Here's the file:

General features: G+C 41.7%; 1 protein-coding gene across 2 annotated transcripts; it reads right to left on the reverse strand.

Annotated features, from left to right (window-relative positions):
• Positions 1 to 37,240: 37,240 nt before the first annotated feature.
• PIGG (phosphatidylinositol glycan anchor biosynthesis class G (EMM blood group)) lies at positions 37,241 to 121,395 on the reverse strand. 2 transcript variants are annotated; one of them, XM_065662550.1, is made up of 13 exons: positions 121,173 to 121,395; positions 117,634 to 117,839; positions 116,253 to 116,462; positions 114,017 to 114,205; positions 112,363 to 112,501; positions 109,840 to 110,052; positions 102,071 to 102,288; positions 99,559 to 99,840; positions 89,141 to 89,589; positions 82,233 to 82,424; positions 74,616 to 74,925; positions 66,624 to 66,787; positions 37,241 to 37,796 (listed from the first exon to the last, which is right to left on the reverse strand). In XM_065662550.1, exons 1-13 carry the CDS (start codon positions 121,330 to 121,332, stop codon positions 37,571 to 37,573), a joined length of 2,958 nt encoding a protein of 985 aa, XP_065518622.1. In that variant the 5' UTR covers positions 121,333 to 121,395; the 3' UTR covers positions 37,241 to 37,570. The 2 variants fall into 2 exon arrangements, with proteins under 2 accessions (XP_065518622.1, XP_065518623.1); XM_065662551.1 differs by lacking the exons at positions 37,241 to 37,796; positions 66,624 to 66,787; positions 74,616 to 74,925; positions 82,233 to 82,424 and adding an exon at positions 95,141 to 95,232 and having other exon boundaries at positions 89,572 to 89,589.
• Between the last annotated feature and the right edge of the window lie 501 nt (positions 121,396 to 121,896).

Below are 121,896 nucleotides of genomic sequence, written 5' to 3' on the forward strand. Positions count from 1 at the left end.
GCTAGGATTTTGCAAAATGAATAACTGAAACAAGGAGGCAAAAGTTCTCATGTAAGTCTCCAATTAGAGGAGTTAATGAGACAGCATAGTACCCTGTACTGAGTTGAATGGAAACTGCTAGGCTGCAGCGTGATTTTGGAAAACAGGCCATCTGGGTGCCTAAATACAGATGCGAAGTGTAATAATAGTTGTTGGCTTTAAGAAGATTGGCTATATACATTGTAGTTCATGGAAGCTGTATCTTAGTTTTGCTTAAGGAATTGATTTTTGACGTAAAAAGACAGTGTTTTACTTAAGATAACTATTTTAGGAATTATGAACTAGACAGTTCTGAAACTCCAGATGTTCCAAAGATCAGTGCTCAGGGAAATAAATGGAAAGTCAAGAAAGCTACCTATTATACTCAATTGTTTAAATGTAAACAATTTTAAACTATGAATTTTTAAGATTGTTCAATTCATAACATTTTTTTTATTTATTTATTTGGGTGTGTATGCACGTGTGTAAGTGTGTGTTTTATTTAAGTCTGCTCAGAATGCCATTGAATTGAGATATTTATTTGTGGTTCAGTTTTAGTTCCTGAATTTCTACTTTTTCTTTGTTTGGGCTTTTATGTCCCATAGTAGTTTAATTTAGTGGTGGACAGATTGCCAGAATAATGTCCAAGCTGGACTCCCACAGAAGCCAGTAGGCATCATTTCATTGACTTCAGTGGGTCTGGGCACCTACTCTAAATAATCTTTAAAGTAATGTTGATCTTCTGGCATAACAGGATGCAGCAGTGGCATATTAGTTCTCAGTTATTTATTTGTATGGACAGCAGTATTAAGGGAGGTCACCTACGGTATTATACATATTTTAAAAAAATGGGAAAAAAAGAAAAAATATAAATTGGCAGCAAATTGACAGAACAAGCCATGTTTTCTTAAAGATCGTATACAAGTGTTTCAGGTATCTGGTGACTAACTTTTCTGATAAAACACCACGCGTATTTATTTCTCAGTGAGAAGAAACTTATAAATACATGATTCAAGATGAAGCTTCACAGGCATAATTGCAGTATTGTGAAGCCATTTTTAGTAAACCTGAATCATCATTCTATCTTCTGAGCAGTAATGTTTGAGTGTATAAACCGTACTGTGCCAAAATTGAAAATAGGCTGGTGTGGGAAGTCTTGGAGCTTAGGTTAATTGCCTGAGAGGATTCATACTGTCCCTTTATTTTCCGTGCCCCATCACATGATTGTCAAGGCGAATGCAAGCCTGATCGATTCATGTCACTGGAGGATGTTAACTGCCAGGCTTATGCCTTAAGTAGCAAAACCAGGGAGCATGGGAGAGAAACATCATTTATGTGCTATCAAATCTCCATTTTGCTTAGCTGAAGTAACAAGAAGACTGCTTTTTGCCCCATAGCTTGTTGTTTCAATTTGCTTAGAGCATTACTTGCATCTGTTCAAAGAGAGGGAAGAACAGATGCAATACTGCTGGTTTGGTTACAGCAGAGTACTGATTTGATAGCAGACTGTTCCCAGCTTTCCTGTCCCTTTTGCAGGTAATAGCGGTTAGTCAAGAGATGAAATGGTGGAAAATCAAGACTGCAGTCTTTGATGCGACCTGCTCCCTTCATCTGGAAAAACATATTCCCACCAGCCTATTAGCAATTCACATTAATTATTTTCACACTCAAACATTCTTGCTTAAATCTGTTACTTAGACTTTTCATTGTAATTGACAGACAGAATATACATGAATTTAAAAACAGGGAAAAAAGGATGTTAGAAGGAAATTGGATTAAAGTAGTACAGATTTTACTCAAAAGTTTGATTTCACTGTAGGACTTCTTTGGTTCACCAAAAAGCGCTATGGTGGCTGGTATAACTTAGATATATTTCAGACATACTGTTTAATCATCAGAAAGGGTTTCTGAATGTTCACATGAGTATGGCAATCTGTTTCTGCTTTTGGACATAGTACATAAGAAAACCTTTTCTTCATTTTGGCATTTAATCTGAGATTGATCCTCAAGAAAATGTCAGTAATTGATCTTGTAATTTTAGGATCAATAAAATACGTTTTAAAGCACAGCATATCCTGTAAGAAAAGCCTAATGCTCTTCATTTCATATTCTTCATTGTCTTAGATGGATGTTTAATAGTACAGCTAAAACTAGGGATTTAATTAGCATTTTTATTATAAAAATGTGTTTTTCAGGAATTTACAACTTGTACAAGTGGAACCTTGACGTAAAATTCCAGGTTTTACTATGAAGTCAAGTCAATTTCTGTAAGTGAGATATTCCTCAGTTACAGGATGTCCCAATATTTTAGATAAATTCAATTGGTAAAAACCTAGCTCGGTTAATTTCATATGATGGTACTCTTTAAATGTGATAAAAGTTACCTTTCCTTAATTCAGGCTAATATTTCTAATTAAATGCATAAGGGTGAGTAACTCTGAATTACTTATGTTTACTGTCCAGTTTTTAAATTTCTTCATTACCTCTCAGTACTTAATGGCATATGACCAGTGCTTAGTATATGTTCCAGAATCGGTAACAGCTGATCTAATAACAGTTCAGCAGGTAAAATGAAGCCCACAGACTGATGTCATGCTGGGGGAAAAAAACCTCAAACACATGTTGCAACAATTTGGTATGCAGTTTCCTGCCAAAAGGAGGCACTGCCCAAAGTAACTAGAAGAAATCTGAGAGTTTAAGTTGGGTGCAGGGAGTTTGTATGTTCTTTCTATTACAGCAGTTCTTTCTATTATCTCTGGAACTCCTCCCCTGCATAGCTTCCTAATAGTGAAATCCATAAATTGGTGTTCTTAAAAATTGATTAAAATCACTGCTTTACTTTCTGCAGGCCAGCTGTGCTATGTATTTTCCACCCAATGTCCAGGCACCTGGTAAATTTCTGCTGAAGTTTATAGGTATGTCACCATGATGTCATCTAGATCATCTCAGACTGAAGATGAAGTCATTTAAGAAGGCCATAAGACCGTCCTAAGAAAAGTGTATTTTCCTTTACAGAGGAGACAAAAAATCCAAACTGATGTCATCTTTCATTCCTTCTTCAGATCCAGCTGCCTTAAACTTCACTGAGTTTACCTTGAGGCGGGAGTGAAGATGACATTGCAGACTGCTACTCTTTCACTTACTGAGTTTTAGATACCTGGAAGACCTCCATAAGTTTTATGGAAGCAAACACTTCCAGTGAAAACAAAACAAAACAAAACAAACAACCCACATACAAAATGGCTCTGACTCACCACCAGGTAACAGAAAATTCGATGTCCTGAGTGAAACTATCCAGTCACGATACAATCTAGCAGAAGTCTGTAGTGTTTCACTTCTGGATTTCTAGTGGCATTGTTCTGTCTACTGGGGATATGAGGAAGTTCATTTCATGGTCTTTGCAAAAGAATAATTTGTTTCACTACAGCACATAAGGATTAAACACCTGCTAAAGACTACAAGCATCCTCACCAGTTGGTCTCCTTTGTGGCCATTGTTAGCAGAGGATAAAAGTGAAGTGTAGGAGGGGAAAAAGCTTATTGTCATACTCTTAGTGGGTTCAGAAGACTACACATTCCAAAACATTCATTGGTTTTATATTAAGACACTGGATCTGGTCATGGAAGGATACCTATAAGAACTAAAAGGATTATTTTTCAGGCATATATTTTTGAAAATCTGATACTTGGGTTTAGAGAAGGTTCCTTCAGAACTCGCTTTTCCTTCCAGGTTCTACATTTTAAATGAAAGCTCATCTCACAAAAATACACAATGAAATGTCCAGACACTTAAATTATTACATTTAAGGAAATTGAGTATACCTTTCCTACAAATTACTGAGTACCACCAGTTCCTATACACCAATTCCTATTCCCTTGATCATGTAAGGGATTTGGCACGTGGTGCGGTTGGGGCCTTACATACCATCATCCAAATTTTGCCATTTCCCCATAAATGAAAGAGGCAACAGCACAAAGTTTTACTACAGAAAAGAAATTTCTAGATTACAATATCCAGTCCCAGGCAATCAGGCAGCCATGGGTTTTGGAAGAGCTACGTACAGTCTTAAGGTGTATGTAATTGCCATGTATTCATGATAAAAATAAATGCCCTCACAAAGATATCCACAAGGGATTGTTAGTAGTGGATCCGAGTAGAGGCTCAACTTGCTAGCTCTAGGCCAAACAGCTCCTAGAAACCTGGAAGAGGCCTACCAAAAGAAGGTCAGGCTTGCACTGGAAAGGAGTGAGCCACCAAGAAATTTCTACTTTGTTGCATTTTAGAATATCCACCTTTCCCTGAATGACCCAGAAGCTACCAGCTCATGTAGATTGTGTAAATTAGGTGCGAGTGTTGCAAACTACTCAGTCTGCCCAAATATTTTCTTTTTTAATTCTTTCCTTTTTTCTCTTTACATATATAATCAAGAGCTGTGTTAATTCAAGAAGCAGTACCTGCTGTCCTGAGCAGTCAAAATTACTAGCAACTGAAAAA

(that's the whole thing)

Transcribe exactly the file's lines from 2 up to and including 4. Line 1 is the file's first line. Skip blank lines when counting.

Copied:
Annotated features, from left to right (window-relative positions):
• Positions 1 to 37,240: 37,240 nt before the first annotated feature.
• PIGG (phosphatidylinositol glycan anchor biosynthesis class G (EMM blood group)) lies at positions 37,241 to 121,395 on the reverse strand. 2 transcript variants are annotated; one of them, XM_065662550.1, is made up of 13 exons: positions 121,173 to 121,395; positions 117,634 to 117,839; positions 116,253 to 116,462; positions 114,017 to 114,205; positions 112,363 to 112,501; positions 109,840 to 110,052; positions 102,071 to 102,288; positions 99,559 to 99,840; positions 89,141 to 89,589; positions 82,233 to 82,424; positions 74,616 to 74,925; positions 66,624 to 66,787; positions 37,241 to 37,796 (listed from the first exon to the last, which is right to left on the reverse strand). In XM_065662550.1, exons 1-13 carry the CDS (start codon positions 121,330 to 121,332, stop codon positions 37,571 to 37,573), a joined length of 2,958 nt encoding a protein of 985 aa, XP_065518622.1. In that variant the 5' UTR covers positions 121,333 to 121,395; the 3' UTR covers positions 37,241 to 37,570. The 2 variants fall into 2 exon arrangements, with proteins under 2 accessions (XP_065518622.1, XP_065518623.1); XM_065662551.1 differs by lacking the exons at positions 37,241 to 37,796; positions 66,624 to 66,787; positions 74,616 to 74,925; positions 82,233 to 82,424 and adding an exon at positions 95,141 to 95,232 and having other exon boundaries at positions 89,572 to 89,589.